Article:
Book Cliffs, Utah 2009
In 2009, I was asked to explore the “Range Creek” area for a future tour with the University of Utah. Range Creek is part of the Book Cliffs of east-central Utah. It is found just north of the city of Green River, Utah. It was easy to approach this area from Hwy. 6, (paved), between Price and Green River, Utah.
The Book Cliffs are a series of desert mountains and cliffs in east-central Utah, part of the western United States. They are so named because the cliffs of Cretaceous sandstone that cap many of the south-facing buttes and appearing similar to a shelf of books. The Book Cliffs have preserved excellent strata of the foreland basin of the ancient Western Interior Seaway that stretched north from the Gulf of Mexico to the Canadian Territory in the Cretaceous Period.
Roughly 130 million years ago, as the mountains bordering the western United States region, (and supplying the source of the sediments), were gradually eroded away, a new sea encroached upon the region from the south (imaged above). The thick marine shales of the Mancos Group (sedimentary layer), were deposited in this area (imaged below).
A fierce shoreline battle was waged over the “Central-Utah” region for the next 60 million years, between a low coastal plain and beaches to the west, and a deep sea to the east which stretched far into Colorado and New Mexico. The “Castlegate and Ferron” (imaged below) were deposited as beaches during this time along with coal deposits which formed in lagoonal swamps behind these beaches.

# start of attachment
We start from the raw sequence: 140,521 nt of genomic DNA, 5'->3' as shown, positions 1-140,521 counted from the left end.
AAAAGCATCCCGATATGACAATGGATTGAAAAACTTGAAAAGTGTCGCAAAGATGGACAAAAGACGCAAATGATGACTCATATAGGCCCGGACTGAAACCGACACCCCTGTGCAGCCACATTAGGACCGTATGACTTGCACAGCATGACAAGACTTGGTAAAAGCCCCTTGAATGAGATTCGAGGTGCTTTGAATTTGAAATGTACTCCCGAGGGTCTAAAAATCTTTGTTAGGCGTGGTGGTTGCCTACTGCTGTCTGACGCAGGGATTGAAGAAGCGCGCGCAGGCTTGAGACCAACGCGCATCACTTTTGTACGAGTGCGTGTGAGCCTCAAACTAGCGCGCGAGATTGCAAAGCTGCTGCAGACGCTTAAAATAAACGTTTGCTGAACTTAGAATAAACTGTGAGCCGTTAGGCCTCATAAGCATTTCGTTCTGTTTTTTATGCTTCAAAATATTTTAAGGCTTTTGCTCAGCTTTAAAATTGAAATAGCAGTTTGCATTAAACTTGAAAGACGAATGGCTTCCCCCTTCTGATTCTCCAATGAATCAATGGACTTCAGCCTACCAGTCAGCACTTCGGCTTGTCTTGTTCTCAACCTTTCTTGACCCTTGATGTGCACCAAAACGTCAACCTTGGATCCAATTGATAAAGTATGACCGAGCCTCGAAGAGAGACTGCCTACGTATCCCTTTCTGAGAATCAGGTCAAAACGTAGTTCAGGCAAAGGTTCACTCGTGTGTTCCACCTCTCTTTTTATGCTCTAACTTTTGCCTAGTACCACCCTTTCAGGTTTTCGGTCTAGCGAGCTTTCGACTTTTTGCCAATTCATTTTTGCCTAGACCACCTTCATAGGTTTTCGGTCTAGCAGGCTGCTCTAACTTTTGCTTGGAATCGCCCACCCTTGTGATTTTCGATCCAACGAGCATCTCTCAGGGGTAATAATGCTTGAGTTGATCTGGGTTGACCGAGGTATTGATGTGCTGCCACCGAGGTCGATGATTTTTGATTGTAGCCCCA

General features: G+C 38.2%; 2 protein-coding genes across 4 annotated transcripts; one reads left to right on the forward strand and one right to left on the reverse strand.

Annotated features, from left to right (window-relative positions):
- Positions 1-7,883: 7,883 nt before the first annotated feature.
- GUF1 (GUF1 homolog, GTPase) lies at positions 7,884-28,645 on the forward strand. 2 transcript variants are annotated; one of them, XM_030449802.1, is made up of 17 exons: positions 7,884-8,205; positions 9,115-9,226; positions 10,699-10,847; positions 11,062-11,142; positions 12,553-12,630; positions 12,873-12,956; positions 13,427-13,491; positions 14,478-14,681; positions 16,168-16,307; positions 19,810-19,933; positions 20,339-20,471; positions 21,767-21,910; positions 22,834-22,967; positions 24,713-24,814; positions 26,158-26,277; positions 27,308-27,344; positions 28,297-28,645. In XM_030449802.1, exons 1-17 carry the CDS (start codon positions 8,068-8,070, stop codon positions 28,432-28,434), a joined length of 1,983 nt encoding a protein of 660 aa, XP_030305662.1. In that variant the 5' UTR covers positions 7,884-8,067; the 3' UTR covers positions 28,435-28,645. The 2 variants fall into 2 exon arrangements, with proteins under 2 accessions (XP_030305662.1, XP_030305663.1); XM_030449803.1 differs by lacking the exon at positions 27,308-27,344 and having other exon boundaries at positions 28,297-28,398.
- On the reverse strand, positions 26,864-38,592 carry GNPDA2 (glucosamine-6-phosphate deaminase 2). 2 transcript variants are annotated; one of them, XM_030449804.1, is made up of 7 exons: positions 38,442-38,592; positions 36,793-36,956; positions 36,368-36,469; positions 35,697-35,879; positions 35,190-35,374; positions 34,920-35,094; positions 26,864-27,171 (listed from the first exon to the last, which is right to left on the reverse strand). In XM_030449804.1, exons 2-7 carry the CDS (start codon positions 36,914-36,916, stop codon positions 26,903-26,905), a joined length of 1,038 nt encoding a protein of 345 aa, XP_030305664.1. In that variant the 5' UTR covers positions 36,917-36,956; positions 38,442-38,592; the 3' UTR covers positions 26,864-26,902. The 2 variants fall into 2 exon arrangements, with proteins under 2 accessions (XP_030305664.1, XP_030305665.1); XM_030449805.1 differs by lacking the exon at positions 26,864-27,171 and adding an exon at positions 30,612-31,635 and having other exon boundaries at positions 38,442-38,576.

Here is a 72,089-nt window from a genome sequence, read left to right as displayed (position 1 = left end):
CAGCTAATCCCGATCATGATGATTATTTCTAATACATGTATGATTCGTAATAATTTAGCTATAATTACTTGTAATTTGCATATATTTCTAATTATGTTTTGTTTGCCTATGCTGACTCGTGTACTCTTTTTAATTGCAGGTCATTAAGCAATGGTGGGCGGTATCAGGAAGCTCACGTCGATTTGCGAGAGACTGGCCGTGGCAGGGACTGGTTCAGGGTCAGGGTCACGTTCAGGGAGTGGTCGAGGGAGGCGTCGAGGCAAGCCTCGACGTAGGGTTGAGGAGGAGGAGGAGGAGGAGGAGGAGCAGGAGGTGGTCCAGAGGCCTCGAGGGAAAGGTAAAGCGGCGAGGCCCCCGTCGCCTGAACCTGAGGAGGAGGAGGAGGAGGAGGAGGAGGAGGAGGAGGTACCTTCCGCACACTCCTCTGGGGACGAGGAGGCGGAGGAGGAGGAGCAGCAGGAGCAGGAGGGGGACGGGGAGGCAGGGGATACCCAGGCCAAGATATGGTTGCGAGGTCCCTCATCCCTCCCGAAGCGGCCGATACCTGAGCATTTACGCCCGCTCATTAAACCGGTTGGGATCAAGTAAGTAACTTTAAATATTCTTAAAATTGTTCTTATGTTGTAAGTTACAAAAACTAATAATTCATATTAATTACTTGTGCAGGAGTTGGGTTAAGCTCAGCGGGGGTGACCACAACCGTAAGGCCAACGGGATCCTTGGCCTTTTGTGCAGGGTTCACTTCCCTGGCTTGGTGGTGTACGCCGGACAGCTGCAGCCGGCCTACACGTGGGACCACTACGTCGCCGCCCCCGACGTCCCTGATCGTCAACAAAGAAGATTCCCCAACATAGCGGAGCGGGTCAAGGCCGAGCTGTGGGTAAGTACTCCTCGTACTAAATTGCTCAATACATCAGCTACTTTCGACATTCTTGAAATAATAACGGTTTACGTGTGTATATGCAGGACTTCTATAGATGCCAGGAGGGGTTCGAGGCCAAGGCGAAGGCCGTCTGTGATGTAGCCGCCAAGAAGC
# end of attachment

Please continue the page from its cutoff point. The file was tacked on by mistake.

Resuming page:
Several other thick coal bearing formations were deposited over the region during this time. They are found today to the north and on the Wasatch Plateau to the west of the “Book Cliffs”, but have long since been removed by erosion.
Before, exploring the “Book Cliffs”, the nearest civilized or man-made structure, in the area is an old service-station at the “old Woodside ghost-town site”. The Woodside ghost-town is located on the west bank of the Price River in the nearly uninhabited eastern part of Emery County, Utah. Pictured above, it’s fenced-in service station is one of the only signs of human activity along the lonely stretch of Hwy. #6 between Price and Green River, Utah.
Construction on the site began with a “Denver and Rio Grande Western Railroad bridge and water-stop. The area’s first resident was a prospector in 1881. Attracted by relatively abundant water and an extensive growth of cottonwood trees, other pioneers founded a settlement known as “Lower Crossing”. As a town grew (population 330), it was renamed “Woodside” for the cottonwood groves. However, the Price River’s large drainage basin meant that a distant cloudburst brought destructive flash floods. Despite this, a hotel, (pictured above) and stockyards were built adjacent to the railroad station, and Woodside became a supply point for neighboring ranches.
In the late 1920s Woodside’s livestock shipping facilities and railroad station were taken away when the railroad consolidated much of its operations in the nearby Helper, Utah. This blow was followed by severe droughts in the 1930s and by WWII the population had dropped to 30.